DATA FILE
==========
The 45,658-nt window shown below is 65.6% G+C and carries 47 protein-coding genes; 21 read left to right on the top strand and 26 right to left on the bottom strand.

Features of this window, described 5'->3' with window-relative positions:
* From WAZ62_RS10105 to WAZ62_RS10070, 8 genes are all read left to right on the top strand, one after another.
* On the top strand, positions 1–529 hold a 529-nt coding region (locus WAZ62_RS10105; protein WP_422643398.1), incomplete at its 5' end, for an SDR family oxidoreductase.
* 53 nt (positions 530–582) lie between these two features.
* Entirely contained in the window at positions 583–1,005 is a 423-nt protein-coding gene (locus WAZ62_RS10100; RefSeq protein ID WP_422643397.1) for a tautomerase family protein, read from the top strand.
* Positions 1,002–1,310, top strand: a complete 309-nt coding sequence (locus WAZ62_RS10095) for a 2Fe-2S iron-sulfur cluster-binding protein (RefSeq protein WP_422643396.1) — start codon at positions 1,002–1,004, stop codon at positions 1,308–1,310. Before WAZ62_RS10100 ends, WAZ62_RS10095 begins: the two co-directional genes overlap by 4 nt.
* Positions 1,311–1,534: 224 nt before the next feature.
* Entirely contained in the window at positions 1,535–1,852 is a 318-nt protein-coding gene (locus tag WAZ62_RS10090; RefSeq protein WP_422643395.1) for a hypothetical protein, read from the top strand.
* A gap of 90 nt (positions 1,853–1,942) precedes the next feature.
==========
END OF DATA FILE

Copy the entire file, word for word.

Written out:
The 45,658-nt window shown below is 65.6% G+C and carries 47 protein-coding genes; 21 read left to right on the top strand and 26 right to left on the bottom strand.

Features of this window, described 5'->3' with window-relative positions:
* From WAZ62_RS10105 to WAZ62_RS10070, 8 genes are all read left to right on the top strand, one after another.
* On the top strand, positions 1–529 hold a 529-nt coding region (locus WAZ62_RS10105; protein WP_422643398.1), incomplete at its 5' end, for an SDR family oxidoreductase.
* 53 nt (positions 530–582) lie between these two features.
* Entirely contained in the window at positions 583–1,005 is a 423-nt protein-coding gene (locus WAZ62_RS10100; RefSeq protein ID WP_422643397.1) for a tautomerase family protein, read from the top strand.
* Positions 1,002–1,310, top strand: a complete 309-nt coding sequence (locus WAZ62_RS10095) for a 2Fe-2S iron-sulfur cluster-binding protein (RefSeq protein WP_422643396.1) — start codon at positions 1,002–1,004, stop codon at positions 1,308–1,310. Before WAZ62_RS10100 ends, WAZ62_RS10095 begins: the two co-directional genes overlap by 4 nt.
* Positions 1,311–1,534: 224 nt before the next feature.
* Entirely contained in the window at positions 1,535–1,852 is a 318-nt protein-coding gene (locus tag WAZ62_RS10090; RefSeq protein WP_422643395.1) for a hypothetical protein, read from the top strand.
* A gap of 90 nt (positions 1,853–1,942) precedes the next feature.